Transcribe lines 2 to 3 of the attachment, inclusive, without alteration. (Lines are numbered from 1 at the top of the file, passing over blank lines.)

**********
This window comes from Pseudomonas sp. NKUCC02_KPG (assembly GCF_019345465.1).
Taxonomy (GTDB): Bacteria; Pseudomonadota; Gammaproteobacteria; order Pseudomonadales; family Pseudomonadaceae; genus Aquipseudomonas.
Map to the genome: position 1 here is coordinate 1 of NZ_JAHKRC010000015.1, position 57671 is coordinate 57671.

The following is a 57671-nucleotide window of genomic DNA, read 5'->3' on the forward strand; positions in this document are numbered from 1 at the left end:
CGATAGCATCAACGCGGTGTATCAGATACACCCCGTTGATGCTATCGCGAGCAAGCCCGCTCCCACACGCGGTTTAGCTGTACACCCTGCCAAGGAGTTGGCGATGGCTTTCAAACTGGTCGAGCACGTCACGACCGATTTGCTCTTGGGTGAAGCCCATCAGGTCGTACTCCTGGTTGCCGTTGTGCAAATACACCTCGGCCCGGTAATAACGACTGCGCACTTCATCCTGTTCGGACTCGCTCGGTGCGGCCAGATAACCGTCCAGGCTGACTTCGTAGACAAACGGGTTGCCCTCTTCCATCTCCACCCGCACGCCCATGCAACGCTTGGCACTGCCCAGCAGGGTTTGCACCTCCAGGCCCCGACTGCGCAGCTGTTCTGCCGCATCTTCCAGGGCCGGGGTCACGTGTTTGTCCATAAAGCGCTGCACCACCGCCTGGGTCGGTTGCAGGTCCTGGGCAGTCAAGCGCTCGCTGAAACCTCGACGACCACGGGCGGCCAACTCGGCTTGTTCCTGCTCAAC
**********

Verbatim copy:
Taxonomy (GTDB): Bacteria; Pseudomonadota; Gammaproteobacteria; order Pseudomonadales; family Pseudomonadaceae; genus Aquipseudomonas.
Map to the genome: position 1 here is coordinate 1 of NZ_JAHKRC010000015.1, position 57671 is coordinate 57671.